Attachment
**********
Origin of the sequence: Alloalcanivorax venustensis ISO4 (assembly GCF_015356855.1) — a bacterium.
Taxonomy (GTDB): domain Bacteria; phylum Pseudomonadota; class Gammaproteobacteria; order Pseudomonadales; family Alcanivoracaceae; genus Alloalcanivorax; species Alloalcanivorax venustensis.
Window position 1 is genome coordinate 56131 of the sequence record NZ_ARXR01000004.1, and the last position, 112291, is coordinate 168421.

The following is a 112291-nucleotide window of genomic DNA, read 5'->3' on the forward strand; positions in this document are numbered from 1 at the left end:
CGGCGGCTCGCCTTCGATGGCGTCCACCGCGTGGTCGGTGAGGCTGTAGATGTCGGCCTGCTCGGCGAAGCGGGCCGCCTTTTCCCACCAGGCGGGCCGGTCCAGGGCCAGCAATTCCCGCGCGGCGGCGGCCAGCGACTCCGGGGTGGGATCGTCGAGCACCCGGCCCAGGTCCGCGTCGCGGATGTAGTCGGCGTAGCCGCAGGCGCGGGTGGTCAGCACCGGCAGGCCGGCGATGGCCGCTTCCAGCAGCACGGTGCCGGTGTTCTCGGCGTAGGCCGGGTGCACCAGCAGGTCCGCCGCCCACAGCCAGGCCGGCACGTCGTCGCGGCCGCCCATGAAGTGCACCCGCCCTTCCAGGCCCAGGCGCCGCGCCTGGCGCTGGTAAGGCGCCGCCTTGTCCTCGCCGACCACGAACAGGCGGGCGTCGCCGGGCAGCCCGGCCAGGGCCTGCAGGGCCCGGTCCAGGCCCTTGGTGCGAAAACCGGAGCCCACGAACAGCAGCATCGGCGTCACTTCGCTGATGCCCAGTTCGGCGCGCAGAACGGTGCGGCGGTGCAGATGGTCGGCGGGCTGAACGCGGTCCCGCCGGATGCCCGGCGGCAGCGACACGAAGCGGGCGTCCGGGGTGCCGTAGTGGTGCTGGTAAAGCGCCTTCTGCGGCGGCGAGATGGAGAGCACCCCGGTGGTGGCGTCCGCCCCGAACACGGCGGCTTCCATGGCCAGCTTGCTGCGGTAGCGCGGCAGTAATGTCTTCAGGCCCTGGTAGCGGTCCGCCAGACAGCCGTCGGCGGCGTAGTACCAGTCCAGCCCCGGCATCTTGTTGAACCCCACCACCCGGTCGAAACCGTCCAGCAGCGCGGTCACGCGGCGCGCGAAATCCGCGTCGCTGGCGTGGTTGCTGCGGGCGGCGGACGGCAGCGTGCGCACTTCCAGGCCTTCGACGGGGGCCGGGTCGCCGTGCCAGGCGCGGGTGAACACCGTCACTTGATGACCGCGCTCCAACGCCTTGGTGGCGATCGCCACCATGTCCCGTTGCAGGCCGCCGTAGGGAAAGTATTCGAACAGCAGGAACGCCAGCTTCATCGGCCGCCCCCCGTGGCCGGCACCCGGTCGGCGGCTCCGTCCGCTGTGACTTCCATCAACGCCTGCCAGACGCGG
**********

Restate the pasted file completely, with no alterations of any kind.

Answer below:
Origin of the sequence: Alloalcanivorax venustensis ISO4 (assembly GCF_015356855.1) — a bacterium.
Taxonomy (GTDB): domain Bacteria; phylum Pseudomonadota; class Gammaproteobacteria; order Pseudomonadales; family Alcanivoracaceae; genus Alloalcanivorax; species Alloalcanivorax venustensis.
Window position 1 is genome coordinate 56131 of the sequence record NZ_ARXR01000004.1, and the last position, 112291, is coordinate 168421.

The following is a 112291-nucleotide window of genomic DNA, read 5'->3' on the forward strand; positions in this document are numbered from 1 at the left end:
CGGCGGCTCGCCTTCGATGGCGTCCACCGCGTGGTCGGTGAGGCTGTAGATGTCGGCCTGCTCGGCGAAGCGGGCCGCCTTTTCCCACCAGGCGGGCCGGTCCAGGGCCAGCAATTCCCGCGCGGCGGCGGCCAGCGACTCCGGGGTGGGATCGTCGAGCACCCGGCCCAGGTCCGCGTCGCGGATGTAGTCGGCGTAGCCGCAGGCGCGGGTGGTCAGCACCGGCAGGCCGGCGATGGCCGCTTCCAGCAGCACGGTGCCGGTGTTCTCGGCGTAGGCCGGGTGCACCAGCAGGTCCGCCGCCCACAGCCAGGCCGGCACGTCGTCGCGGCCGCCCATGAAGTGCACCCGCCCTTCCAGGCCCAGGCGCCGCGCCTGGCGCTGGTAAGGCGCCGCCTTGTCCTCGCCGACCACGAACAGGCGGGCGTCGCCGGGCAGCCCGGCCAGGGCCTGCAGGGCCCGGTCCAGGCCCTTGGTGCGAAAACCGGAGCCCACGAACAGCAGCATCGGCGTCACTTCGCTGATGCCCAGTTCGGCGCGCAGAACGGTGCGGCGGTGCAGATGGTCGGCGGGCTGAACGCGGTCCCGCCGGATGCCCGGCGGCAGCGACACGAAGCGGGCGTCCGGGGTGCCGTAGTGGTGCTGGTAAAGCGCCTTCTGCGGCGGCGAGATGGAGAGCACCCCGGTGGTGGCGTCCGCCCCGAACACGGCGGCTTCCATGGCCAGCTTGCTGCGGTAGCGCGGCAGTAATGTCTTCAGGCCCTGGTAGCGGTCCGCCAGACAGCCGTCGGCGGCGTAGTACCAGTCCAGCCCCGGCATCTTGTTGAACCCCACCACCCGGTCGAAACCGTCCAGCAGCGCGGTCACGCGGCGCGCGAAATCCGCGTCGCTGGCGTGGTTGCTGCGGGCGGCGGACGGCAGCGTGCGCACTTCCAGGCCTTCGACGGGGGCCGGGTCGCCGTGCCAGGCGCGGGTGAACACCGTCACTTGATGACCGCGCTCCAACGCCTTGGTGGCGATCGCCACCATGTCCCGTTGCAGGCCGCCGTAGGGAAAGTATTCGAACAGCAGGAACGCCAGCTTCATCGGCCGCCCCCCGTGGCCGGCACCCGGTCGGCGGCTCCGTCCGCTGTGACTTCCATCAACGCCTGCCAGACGCGG